"Yes, friends are friends," echoed Colleville;
"friendship! a gift from the gods, which consoles us
for all the crooked things in life ! So it's understood
that you will come and see my wife, and restore
tranquillity and peace in my unhappy household."
La Peyrade promised in a vague way, and when
he was rid of his importunate friend he asked him-
self whether this peculiar marital temperament,
which is more common than people imagine, was
genuine or a bit of comedy.
As the advocate was preparing to go and deposit
at the countess's feet the homage of the freedom he
had recovered with so little ceremony, he received
a perfumed note which made his heart beat fast ; he
recognized on the seal the famous device : All or
Nothing, which had been given him as the guiding
precept of his new relations.
" Dear Monsieur," said Madame de Godollo, " I have
learned your decision thanks ! But now I must prepare to
carry out my own, for you cannot suppose that I have any
idea of pitching my tent forever in a social circle with which
we have so little in common, and where there is no longer
138 THE PETTY BOURGEOIS
anything to detain me. To arrange for my departure and to
avoid the necessity of explaining why the entresol should
afford shelter to the voluntary exile from the first floor, I
shall need to-day and to-morrow. So don't come to see me
until the day after to-morrow. By that time I shall have sold
iBrigitte out, as they say on the Bourse, and 1 shall have
many things to tell you.
"COMTESSE DE GODOLLO."
The Latin rendering of Tout & vous delighted La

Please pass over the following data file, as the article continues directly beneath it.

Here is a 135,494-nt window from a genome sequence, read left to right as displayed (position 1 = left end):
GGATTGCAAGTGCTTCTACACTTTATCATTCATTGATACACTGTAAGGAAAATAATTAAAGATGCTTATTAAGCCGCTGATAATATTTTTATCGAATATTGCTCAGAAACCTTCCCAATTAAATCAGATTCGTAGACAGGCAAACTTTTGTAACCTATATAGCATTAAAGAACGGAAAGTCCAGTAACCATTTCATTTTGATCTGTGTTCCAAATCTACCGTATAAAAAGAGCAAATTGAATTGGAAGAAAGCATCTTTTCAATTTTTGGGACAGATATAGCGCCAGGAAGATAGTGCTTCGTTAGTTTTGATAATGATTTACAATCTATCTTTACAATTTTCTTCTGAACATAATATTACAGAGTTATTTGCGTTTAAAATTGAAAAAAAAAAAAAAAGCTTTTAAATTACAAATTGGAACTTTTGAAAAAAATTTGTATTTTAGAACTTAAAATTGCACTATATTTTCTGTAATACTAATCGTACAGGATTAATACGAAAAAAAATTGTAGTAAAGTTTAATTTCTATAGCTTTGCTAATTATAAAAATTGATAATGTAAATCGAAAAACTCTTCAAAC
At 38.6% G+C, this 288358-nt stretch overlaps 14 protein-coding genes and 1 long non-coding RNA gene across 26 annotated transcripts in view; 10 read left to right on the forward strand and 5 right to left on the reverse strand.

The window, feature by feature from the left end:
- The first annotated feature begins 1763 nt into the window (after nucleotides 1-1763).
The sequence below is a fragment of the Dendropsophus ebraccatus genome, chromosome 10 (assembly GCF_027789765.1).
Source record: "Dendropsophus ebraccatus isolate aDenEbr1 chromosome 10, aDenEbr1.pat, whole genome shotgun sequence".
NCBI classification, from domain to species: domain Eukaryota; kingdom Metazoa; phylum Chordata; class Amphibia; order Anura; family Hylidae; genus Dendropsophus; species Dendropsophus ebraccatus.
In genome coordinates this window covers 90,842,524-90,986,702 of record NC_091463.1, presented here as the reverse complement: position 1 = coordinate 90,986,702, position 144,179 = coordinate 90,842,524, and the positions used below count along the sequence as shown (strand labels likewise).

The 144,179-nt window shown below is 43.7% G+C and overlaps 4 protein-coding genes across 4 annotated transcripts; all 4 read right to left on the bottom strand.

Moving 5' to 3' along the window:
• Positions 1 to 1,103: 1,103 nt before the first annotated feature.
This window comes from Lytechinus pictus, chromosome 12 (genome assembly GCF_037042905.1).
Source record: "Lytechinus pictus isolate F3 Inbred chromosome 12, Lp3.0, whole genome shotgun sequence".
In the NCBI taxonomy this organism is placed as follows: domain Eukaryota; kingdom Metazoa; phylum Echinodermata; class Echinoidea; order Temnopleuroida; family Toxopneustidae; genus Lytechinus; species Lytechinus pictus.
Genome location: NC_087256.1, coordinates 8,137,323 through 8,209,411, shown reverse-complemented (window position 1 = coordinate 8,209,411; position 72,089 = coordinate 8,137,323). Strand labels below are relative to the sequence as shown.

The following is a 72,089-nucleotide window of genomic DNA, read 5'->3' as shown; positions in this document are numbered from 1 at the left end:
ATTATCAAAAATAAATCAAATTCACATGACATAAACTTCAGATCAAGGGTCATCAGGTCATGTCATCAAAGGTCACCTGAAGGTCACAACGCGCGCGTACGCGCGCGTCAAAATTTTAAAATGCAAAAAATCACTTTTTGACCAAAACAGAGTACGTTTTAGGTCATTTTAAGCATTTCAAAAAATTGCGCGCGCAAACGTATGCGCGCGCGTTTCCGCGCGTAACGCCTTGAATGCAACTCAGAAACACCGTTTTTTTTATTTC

Peyrade, nor was he surprised at it, as Latin is a sort
of second national tongue in Hungary. The two days
of waiting to which he was condemned added more
fuel to the ardent flame of the passion that had
taken possession of him, and on the appointed day,
when he reached the house on Boulevard de la
Madeleine, his love had attained a white heat, of
which, a few days earlier, he would not have be-
lieved himself susceptible.
This time La Peyrade was seen by the concierge's
wife ; but, aside from the fact that it might be supposed
that he was on his way to the Thuilliers', it was a
matter of indifference to him whether she knew the
real purpose of his visit or not. The ice was broken
now, his good fortune was official, and he was more
disposed to shout it from the house tops than to
make a mystery of it
Running quickly up the stairs, he was preparing
to ring the bell, when, as he put out his hand to
grasp the silk cord beside the door, he found that it
THE PETTY BOURGEOIS 139
La Peyrade's first thought was that some severe
indisposition of the kind that renders the slightest
noise unendurable to the sufferer might explain the
removal of the missing object; but several other
things that caught his eye at the same time tended
to weaken that explanation, which was not, at best,
From the vestibule to the countess's door, a stair
carpet, held in place by a copper rod on every stair,
formerly made the ascent soft and pleasant to the
visitor's feet; this carpet had been removed.
The door-recess was ordinarily enclosed by a
porch covered with green velvet and supported by
gilded rods; of this arrangement there was now no
sign except some marks made upon the wall by the
workmen in taking it away.
For a moment the advocate thought, in his bewil-
derment, that he had made a mistake in the floor,
but, by glancing over the stair-rail, he satisfied him-
self that he had not passed the entresol. Did it
mean that Madame de Godollo was already moving?
The Provencal thereupon submitted to the neces-
sity of announcing his presence to the great lady as
one does to a grisette; but the door gave back
beneath his knock that sonorous hollow sound which
indicates emptiness within intonuere cavernce and
at the same time he noticed, under the door at which
he was vainly pleading with his clenched fist, the
brighter light which indicates an unoccupied room,
where there are no curtains, no carpets, no furniture